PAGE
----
By: Brandon Hourigan – Bowling Green University – Director of Strength & Conditioning
Follow-up to the first article: The Posterior Chain
Using the 45-degree back extension as our primary implement in building the initial base strength of the posterior chain. The next exercises selection would be the glute/ham raise.
The glute –ham raise enables an athlete to work both the knee and hip extension functions of the hamstrings. This is important for preventing back and knee injuries.
Athletes who think they can just do the core lifts such as power cleans and squats, consider a chain is only as strong as its weakest link, and in power cleans and squats that weak link is often the low back and hamstrings. If heavy weights are used without adequately strengthening the muscles of the spine, the back will round, placing stress on the disks of the back.
Before performing the glute-ham raise exercise, it’s important to adjust the machine for your height. Start by adjusting the footplate so that when your feet are secured, your upper thighs are resting on the center of the bench and you can hang your body over the edge of the bench so that it is perpendicular to the floor.
Adjust the height of the footplate to a comfortable position- if it is too low, the pad will dig into your thighs.
Begin by lying face down on the glute-ham raise. Place your feet on the footplate with your toes pointed downward. Hang over the bench; bending at the hips so your upper back is at a 90-degree angle to your lower body. Place your hands on your chest, and raise your trunk so your upper body is perpendicular to the floor- keep your back straight throughout the exercise.
Now raise your trunk by flexing your knees-you should be pushing the footplate with the balls of your feet.
If you are not strong enough to lift your trunk to this position, try the exercise with the hands on your hips. You can also have a training partner stand in front of you and push upward on your shoulders.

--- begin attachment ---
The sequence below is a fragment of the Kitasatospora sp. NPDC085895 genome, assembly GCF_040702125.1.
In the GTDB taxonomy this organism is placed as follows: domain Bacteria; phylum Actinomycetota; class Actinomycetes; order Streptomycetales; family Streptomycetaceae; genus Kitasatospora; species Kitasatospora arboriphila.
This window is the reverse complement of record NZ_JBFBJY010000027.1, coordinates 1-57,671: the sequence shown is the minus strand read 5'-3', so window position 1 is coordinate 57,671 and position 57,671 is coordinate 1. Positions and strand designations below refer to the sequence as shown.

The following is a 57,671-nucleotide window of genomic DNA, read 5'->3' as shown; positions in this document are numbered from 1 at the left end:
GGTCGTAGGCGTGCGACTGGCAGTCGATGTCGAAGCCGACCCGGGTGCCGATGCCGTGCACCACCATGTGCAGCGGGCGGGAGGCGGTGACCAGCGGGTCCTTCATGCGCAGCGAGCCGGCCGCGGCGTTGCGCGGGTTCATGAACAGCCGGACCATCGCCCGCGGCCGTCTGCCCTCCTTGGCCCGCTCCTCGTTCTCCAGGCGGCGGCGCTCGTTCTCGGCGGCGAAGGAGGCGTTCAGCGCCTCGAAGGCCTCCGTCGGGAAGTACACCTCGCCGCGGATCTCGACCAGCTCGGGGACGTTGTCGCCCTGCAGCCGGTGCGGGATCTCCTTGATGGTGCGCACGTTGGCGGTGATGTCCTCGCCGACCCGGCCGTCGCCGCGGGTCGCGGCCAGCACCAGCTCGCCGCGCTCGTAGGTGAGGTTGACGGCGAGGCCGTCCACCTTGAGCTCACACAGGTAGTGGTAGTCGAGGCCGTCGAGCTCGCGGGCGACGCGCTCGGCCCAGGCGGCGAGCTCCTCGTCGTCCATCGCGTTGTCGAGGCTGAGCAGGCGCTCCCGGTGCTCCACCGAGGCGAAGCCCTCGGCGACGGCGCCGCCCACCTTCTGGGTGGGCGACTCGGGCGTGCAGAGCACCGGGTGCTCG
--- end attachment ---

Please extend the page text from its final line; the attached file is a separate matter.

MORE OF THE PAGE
When the exercise becomes easy, perform the eccentric portion of the exercise with your hands placed behind your head. Perform the concentric portion with your hands across your chest, and at the top of the movement place your hands behind your head for the eccentric portion.
Soon you will be able to perform all the reps with your hands behind your head. You also can make the exercise more difficult by placing your knees on the pad and raising the height of the footplate.
When you become strong enough to add more resistance, you can hold a medicine ball or weight plate or dumbbell against your chest.
Besides changing your hand position from the chest to behind your head, you can change the position of the additional weight to increase the eccentric overload. Grasp a weight plate or dumbbell and hold it against your chest. Perform the concentric portion of the exercise, and then at the top position extend the weight in front of you and slowly return to the start position.
Another is you perform 5 repetitions of back extension with resistance, and then immediately drop the weight and perform 5 reps of the full movement.
You also can perform 5 full repetitions with resistance, and then grasping a weight perform 5 back extensions.
Click Here to View our Stray Dog Strength Glute/Ham Raises.